In 2023, newly named CEOs and incoming leaders will assume greater responsibility in addition to a fragile workforce that may be more susceptible to any slight change in communication, transparency or security. They will need to avoid white-collar ivory towers, and earn reputations as leaders who show up for their people in real, meaningful ways. Healthcare leaders who distance themselves from their workforce will only let the realistic, genuine servant leaders outshine them. In 2023, watch for the latter, emulate them and help up-and-comers get as much exposure to them as possible. 

Achieving True Health Care Transformation Requires Rethinking Compensation Models and Executive Performance Metrics

Healthcare leaders now need to strike a delicate balance that requires managing financial and growth metrics, increasing the speed of transformation, and building the health systems of tomorrow. So how do we redefine compensation models to reward all these behaviors?

Executive compensation might not spring to mind as a key driver of healthcare transformation, nor does it seem naturally connected to critical issues such as health equity, patient safety, or quality of care – just a few of the areas where significant changes can be made to transform healthcare. But, in fact, executives leading not-for-profit health systems today are tasked with delivering measurable results that improve the health status of their patients and their communities. And to ensure that these new performance metrics are met, we must change how we think about —and deliver—compensation.

Defining a new model

While executive compensation has always been tied to specific objectives, they have historically leaned heavily toward financial performance, volume and margins, with a modest portion of compensation aligned to quality of care and patient outcomes. But transformative approaches such as population health, value-based care, patient wellness and health outcomes are shifting the mark.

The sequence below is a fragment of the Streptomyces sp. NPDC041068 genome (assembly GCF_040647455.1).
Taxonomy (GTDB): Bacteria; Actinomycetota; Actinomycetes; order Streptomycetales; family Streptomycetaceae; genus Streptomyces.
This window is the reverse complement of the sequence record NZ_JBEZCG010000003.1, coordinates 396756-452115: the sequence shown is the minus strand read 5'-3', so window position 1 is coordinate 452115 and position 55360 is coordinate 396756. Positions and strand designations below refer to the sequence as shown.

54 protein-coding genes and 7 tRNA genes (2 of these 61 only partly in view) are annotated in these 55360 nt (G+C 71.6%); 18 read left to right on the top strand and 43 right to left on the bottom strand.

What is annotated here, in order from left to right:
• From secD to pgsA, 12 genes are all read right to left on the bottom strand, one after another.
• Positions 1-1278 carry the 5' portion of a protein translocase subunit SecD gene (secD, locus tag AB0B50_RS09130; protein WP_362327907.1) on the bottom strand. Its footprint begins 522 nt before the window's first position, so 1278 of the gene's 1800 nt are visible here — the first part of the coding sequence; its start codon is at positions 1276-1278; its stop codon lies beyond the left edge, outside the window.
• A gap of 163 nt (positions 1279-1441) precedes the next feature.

Healthcare leaders now need to strike a delicate balance that requires managing financial and growth metrics, increasing the speed of transformation, and building the health systems of tomorrow. So how do we redefine compensation models to reward all these behaviors?

Some might say that the answer lies in adjusting incentive plans. While incentive plans across health care have not changed significantly in the past decade, the sophistication of the plans has changed, reflecting greater attention to delivering a better patient experience. But delivering better experiences does not imply that health systems have transformed from the top down. In my mind, adjusting incentive plans only solves part of the problem.

If we want true health care transformation—and we should, in order to best serve patients and communities—health systems need to re-evaluate the outcomes for each stakeholder and create incentives to evolve leadership as a whole. We need to rethink executive compensation models to align with value-based care, patient experience, and the resulting outcomes, along with traditional performance measurements.

Leading through lingering disruption 

But rethinking executive compensation models won’t be an easy task, especially given the external challenges and changes thrust upon the health care system over the last few years.

As with nearly every other aspect of health care, pay for performance was disrupted during the pandemic. Demand for health services changed dramatically, labor and attrition issues intensified, and supply chain problems and operational costs increased. These new pressures required executives to manage through long periods of uncertainty where meeting operational pay-for-performance goals was nearly impossible. Fast-forward to today, the executive talent market remains extraordinarily competitive. Demand outpaces supply due to higher-than-typical retirements, effects of the great resignation, the need for new skill sets and overall burnout.